He won’t read it. He hates everything. #4
To quote the great Jon Scieszka (which is something I do quite frequently and with stellar results):
“Boys aren’t believing that ‘Reading is wonderful.’ Reading is often difficult and boring for them. Let’s start with “Here is one book . . . you might like”
Not to name names, but a certain boy I know, who needs to clean up his room right now, used to be a bona fide reluctant reader when he was in first grade. These days, I have to order his light off at 10:30 so he can get some sleep, and usually I find him lying in bed reading BEFORE it’s time to get up on Saturdays.
What happened? Like the great Mr. Scieszka said, one book:
What’s so special about Sideways Stories from Wayside School?
Ask any boy who has read it, and he’ll tell you:
- It’s hilarious.
- It has short, easy chapters.
- It’s a lot of fun, and it’s not intimidating.
Ask me, and I’ll tell you those three things, plus one more:
- It’s really sophisticated.
Sure, the scenarios are wacky. As you probably know, Wayside School was supposed to be thirty classrooms wide and one story high, but by mistake got built thirty stories high and one classroom wide. Among its many students are Bebe Gunn, Eric Bacon, Eric Fry, and Eric Ovens. In the first chapter, Mrs. Gorf, a colossally mean teacher, turns all her pupils into apples when they make her mad, until Jenny holds up a mirror in front of Mrs. Gorf and turns her into an apple, whereupon Louis the Yard Teacher eats her.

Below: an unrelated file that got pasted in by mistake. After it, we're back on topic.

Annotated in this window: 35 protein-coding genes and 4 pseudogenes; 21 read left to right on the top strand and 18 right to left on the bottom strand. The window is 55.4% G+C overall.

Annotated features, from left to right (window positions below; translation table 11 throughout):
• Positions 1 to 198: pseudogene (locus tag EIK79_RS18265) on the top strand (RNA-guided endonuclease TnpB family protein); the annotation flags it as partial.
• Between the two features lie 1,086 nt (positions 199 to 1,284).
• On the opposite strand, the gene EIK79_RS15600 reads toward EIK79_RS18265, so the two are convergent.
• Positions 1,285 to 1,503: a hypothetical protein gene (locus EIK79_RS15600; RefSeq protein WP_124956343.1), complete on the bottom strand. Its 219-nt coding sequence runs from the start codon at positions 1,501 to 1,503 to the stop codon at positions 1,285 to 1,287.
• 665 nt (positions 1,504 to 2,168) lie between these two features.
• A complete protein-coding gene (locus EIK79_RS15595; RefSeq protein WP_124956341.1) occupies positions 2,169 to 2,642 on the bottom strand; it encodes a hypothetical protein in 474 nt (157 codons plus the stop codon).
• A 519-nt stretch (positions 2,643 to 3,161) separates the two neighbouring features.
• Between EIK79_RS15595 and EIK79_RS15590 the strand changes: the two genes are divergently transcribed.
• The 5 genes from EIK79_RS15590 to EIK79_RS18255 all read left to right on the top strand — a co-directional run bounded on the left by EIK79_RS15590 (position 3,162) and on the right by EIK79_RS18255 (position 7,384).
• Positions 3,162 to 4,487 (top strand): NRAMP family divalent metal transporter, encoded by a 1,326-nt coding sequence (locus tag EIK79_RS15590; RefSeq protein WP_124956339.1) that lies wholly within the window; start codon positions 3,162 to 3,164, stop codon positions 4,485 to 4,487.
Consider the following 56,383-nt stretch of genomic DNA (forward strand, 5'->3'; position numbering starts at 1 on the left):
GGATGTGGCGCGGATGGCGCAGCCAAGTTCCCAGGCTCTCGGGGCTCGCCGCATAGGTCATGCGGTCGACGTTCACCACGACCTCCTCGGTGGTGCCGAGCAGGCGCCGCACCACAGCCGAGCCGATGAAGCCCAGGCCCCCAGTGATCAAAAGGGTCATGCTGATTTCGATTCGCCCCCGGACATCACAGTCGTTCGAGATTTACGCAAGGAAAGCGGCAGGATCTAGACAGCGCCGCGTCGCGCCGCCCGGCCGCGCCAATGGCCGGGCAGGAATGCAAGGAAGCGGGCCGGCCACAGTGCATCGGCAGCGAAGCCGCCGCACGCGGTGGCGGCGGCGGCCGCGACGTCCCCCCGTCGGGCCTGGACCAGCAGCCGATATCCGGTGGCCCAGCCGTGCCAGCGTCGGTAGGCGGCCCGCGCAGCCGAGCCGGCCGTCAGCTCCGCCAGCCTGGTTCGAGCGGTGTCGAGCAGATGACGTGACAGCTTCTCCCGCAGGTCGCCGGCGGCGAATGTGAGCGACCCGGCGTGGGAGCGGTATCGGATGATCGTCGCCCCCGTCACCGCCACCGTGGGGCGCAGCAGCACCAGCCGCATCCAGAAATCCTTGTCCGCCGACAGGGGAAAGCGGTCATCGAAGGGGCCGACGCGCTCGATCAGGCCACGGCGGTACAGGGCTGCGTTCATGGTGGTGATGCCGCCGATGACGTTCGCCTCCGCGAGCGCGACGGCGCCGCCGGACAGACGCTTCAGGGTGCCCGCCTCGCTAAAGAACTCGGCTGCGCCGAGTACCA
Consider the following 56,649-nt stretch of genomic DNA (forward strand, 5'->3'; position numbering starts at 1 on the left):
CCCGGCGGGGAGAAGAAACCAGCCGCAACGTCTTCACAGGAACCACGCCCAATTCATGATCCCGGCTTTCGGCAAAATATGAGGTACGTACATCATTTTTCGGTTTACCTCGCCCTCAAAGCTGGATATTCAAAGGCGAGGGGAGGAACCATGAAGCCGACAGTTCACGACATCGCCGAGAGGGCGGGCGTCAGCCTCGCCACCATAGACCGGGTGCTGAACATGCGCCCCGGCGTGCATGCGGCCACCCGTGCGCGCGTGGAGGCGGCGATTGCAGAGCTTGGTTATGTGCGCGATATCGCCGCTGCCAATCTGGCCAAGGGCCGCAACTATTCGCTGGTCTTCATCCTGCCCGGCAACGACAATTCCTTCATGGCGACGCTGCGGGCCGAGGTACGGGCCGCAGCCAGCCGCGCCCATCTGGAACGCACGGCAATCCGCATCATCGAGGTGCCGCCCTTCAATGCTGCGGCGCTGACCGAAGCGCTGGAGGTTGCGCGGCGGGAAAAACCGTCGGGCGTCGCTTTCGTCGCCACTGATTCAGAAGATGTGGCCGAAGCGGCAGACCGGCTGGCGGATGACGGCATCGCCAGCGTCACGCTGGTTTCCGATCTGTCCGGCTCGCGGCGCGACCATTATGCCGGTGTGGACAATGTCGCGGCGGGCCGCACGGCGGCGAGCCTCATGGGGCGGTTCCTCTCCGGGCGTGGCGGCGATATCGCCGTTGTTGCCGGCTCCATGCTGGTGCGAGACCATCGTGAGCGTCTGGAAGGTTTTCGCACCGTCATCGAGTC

Louis, by the way, is based on the author himself, who used to be a playground monitor. Louis is nice to all the children and has a multicolored mustache. When Mrs. Drazil makes him shave, he becomes very by-the-book and makes the kids call him Mr. Louis. When the mustache grows back, he reverts to his much cooler self.
There are at least fifty characters in this book, all drawn very clearly in terms young readers can grasp quickly, and Sachar does not dumb down his humor. The intricate web of relationships he creates among characters and the comic conflicts he engineers between them would make Charles Dickens proud.
Sideways Stories from Wayside School proved to be a gateway book for my reluctant reader. He loved the jokes and adored the characters and read it again and again until he started to see far deeper into the complexity of fiction than he’d ever seen—than he’d ever imagined. He inhabited that book, he owned that book, he memorized that book, and it gave him the enthusiasm and confidence to take off on a reading streak that, seven years later, shows no sign of abating.
All the books in the “Wayside Series” by Louis Sachar:
David Teague is the author of Franklin’s Big Dreams (Disney/Hyperion). He’s currently at work on his next picture book, Billy Hightower, forthcoming in 2013, and is collaborating with his wife, the novelist Marisa de los Santos, on a young adult novel, Margaret O’Malley. For more about David and his books, visit http://www.davidteague.net/ or https://www.facebook.com/FranklinDreams.